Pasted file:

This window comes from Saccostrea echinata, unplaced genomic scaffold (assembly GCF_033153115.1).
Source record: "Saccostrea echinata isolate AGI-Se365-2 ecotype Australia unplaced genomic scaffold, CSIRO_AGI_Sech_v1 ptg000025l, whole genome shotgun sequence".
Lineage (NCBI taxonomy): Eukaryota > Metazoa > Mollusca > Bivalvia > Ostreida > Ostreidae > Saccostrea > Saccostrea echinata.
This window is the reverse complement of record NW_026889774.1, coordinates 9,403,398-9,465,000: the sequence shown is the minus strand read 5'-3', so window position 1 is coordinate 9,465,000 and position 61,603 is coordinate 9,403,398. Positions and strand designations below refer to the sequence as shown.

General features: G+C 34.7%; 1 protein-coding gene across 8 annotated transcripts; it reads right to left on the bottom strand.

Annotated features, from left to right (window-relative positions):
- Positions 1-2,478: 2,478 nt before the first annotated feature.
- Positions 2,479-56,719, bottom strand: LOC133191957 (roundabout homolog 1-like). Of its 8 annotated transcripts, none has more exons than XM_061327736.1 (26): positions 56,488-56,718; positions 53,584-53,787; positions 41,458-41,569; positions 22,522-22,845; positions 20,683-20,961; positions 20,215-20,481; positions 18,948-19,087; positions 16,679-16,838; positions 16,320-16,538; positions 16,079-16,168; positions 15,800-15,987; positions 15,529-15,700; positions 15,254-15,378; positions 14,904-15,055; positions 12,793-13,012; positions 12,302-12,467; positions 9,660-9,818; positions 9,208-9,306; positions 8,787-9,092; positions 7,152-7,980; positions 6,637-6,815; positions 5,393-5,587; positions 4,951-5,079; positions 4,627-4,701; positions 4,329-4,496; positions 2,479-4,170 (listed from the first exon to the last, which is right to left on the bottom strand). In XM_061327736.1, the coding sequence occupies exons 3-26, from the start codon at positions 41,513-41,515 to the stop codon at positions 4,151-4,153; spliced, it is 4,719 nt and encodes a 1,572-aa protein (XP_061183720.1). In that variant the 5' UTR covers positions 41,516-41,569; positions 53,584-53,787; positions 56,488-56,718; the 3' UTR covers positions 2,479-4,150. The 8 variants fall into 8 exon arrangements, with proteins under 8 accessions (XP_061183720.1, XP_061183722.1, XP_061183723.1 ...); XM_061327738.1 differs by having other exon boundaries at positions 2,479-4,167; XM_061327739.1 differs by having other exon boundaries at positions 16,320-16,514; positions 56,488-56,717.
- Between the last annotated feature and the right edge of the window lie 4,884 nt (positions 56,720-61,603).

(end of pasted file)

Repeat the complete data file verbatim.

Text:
This window comes from Saccostrea echinata, unplaced genomic scaffold (assembly GCF_033153115.1).
Source record: "Saccostrea echinata isolate AGI-Se365-2 ecotype Australia unplaced genomic scaffold, CSIRO_AGI_Sech_v1 ptg000025l, whole genome shotgun sequence".
Lineage (NCBI taxonomy): Eukaryota > Metazoa > Mollusca > Bivalvia > Ostreida > Ostreidae > Saccostrea > Saccostrea echinata.
This window is the reverse complement of record NW_026889774.1, coordinates 9,403,398-9,465,000: the sequence shown is the minus strand read 5'-3', so window position 1 is coordinate 9,465,000 and position 61,603 is coordinate 9,403,398. Positions and strand designations below refer to the sequence as shown.

General features: G+C 34.7%; 1 protein-coding gene across 8 annotated transcripts; it reads right to left on the bottom strand.

Annotated features, from left to right (window-relative positions):
- Positions 1-2,478: 2,478 nt before the first annotated feature.
- Positions 2,479-56,719, bottom strand: LOC133191957 (roundabout homolog 1-like). Of its 8 annotated transcripts, none has more exons than XM_061327736.1 (26): positions 56,488-56,718; positions 53,584-53,787; positions 41,458-41,569; positions 22,522-22,845; positions 20,683-20,961; positions 20,215-20,481; positions 18,948-19,087; positions 16,679-16,838; positions 16,320-16,538; positions 16,079-16,168; positions 15,800-15,987; positions 15,529-15,700; positions 15,254-15,378; positions 14,904-15,055; positions 12,793-13,012; positions 12,302-12,467; positions 9,660-9,818; positions 9,208-9,306; positions 8,787-9,092; positions 7,152-7,980; positions 6,637-6,815; positions 5,393-5,587; positions 4,951-5,079; positions 4,627-4,701; positions 4,329-4,496; positions 2,479-4,170 (listed from the first exon to the last, which is right to left on the bottom strand). In XM_061327736.1, the coding sequence occupies exons 3-26, from the start codon at positions 41,513-41,515 to the stop codon at positions 4,151-4,153; spliced, it is 4,719 nt and encodes a 1,572-aa protein (XP_061183720.1). In that variant the 5' UTR covers positions 41,516-41,569; positions 53,584-53,787; positions 56,488-56,718; the 3' UTR covers positions 2,479-4,150. The 8 variants fall into 8 exon arrangements, with proteins under 8 accessions (XP_061183720.1, XP_061183722.1, XP_061183723.1 ...); XM_061327738.1 differs by having other exon boundaries at positions 2,479-4,167; XM_061327739.1 differs by having other exon boundaries at positions 16,320-16,514; positions 56,488-56,717.
- Between the last annotated feature and the right edge of the window lie 4,884 nt (positions 56,720-61,603).